And for those in school: Issue 4
Issue 4 > And for those in school...
Are you interested in wading through streams, catching fish, and knowing all about what’s in the water? If you like spending your days thinking about ways to protect fish, water quality, and healthy ecosystems in the National Parks, here are some suggestions about how to do just that as a career:
In high school: Take biology, chemistry, earth science, geology, ecology, geography, and math courses geared for college-bound students, because these will prepare you for challenging college courses. Ask parks if they have high school summer internships, as the Great Smoky Mountains National Park does. You can also gain valuable experience as a summer or after-school volunteer.
In college and/or graduate school: Here’s where you’ll dive in (get it?) to your subject matter. As with many careers in the National Parks, a B.A. or B.S. in a related field (biology, fisheries biology, chemistry, hydrology, geology, and ecology) helps you find opportunities and know what you're doing. A master’s degree and independent research in fisheries biology, hydrology, and/or chemistry, along with at least some time wading in the water, are helpful if you want to be a subject expert in the field. Many of the water quality chemists get into the field (literally) during their PhD research, and continue to study long-term trends in public lands.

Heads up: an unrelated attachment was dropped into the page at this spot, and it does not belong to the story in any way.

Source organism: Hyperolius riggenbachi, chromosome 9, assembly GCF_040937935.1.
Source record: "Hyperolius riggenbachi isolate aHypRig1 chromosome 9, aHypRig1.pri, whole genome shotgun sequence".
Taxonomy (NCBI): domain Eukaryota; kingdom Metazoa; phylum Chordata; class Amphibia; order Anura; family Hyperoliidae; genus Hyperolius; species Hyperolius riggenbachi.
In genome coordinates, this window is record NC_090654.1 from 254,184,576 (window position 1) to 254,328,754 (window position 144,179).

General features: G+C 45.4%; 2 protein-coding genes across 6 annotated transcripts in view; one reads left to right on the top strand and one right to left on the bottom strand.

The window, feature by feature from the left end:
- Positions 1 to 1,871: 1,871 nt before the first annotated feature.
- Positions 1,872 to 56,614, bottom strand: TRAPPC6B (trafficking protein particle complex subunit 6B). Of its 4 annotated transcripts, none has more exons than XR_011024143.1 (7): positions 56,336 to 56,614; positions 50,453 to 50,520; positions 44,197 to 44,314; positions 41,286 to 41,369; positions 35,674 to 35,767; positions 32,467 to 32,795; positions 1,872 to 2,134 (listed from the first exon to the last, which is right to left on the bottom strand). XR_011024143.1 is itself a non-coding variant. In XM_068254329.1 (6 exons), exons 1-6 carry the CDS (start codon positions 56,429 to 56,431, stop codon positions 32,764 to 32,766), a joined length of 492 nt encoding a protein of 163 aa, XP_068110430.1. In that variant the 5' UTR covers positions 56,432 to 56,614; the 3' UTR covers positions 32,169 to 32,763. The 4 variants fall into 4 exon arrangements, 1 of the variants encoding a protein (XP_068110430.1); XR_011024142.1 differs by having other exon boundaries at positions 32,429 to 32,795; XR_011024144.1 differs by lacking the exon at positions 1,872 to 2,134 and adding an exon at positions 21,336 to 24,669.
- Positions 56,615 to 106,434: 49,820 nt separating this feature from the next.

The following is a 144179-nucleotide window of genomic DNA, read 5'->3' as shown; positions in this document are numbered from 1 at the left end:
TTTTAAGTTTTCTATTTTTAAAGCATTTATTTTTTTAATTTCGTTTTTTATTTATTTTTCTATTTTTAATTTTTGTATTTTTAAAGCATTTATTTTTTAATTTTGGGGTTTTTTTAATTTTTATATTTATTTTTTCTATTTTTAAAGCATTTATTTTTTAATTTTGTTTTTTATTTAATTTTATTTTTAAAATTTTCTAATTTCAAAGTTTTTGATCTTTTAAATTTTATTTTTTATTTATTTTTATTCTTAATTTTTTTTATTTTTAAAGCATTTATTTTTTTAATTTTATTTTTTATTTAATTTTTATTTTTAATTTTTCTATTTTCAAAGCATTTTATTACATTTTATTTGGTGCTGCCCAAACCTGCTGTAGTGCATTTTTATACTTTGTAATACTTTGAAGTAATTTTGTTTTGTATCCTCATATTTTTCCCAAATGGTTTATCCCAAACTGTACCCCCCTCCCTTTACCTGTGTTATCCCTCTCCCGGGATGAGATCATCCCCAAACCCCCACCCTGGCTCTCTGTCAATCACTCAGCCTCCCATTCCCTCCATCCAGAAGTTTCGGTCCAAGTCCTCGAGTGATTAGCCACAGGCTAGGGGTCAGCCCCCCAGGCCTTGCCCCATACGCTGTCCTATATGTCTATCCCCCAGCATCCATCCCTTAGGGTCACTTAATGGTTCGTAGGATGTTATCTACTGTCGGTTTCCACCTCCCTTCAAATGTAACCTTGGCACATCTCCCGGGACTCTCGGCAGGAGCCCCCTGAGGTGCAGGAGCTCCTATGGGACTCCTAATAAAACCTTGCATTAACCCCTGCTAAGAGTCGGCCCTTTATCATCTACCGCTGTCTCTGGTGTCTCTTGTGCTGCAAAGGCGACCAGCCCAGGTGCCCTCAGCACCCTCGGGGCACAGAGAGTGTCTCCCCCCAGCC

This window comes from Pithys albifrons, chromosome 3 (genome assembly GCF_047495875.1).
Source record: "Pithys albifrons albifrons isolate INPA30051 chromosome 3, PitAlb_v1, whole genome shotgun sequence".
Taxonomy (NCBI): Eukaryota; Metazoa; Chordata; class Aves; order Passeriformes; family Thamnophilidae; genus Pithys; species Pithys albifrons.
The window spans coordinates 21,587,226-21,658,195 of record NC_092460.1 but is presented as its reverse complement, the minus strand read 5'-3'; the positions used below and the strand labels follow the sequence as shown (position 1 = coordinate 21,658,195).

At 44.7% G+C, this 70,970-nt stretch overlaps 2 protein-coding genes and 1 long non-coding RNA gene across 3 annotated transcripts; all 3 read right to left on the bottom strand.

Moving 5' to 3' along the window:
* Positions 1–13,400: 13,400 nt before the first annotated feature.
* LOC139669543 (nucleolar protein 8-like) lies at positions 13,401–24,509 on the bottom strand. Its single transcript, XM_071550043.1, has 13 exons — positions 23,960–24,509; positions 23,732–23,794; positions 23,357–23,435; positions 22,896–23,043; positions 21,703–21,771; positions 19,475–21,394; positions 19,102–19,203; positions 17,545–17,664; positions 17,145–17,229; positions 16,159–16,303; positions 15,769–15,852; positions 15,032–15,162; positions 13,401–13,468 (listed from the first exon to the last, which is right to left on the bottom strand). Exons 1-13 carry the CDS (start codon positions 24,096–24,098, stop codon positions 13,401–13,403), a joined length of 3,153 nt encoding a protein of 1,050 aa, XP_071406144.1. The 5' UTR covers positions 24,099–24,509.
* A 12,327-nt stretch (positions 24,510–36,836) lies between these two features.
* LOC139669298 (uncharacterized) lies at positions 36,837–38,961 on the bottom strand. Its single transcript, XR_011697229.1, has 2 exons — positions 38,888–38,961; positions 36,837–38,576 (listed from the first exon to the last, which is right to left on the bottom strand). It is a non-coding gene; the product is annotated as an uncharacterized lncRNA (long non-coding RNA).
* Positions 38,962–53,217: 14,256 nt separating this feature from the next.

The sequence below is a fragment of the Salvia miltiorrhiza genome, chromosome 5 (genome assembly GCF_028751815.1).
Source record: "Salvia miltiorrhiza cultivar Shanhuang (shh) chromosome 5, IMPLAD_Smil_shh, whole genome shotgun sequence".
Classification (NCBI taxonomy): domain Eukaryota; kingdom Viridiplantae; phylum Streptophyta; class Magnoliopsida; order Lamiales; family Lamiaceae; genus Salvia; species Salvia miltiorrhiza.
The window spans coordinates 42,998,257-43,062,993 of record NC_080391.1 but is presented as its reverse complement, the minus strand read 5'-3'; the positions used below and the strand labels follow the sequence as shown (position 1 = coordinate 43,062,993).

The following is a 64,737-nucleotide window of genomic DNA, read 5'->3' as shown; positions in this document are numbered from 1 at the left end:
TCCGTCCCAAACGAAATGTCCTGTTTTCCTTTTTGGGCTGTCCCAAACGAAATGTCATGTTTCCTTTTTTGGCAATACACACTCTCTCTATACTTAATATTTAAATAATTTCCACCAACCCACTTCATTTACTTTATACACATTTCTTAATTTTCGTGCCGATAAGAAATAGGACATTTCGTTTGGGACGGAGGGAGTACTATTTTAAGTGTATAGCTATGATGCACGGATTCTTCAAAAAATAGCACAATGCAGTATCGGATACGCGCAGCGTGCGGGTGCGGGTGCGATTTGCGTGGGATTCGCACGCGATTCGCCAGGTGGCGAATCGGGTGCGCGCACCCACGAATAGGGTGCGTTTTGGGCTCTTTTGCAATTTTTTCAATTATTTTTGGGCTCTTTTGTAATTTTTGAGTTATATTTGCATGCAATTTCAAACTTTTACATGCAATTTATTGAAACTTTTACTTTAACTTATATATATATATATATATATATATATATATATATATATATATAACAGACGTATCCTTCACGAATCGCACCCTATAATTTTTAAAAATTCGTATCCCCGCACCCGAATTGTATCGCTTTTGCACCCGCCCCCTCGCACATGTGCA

Gaining other experience: Showing that you are interested and have field experience is vital. You can gain experience for a career through internships and seasonal jobs.
Find jobs during the summers while you are a college or graduate student through the STEP (Student Temporary Employment Program), which offers you non-competitive positions. Call or write parks directly for information about this program. Also, check out the Federal Jobs website for current, competitive job openings: search for the fisheries tech or biotech positions that have your level of education as a qualification. If you’re interested in pursuing the water chemistry side of things, find a job as a lab assistant or with a local water department. These jobs will help you gain entry level jobs or a spot in a college, Master’s, or PhD program.
Good luck, and have fun!
Return to Dispatches from the Field: Issue 4.
Did You Know?
What lives in Great Smoky Mountains National Park? Although the question sounds simple, it is actually extremely complex. Right now scientists think that we only know about 17 percent of the plants and animals that live in the park, or about 17,000 species of a probable 100,000 different organisms.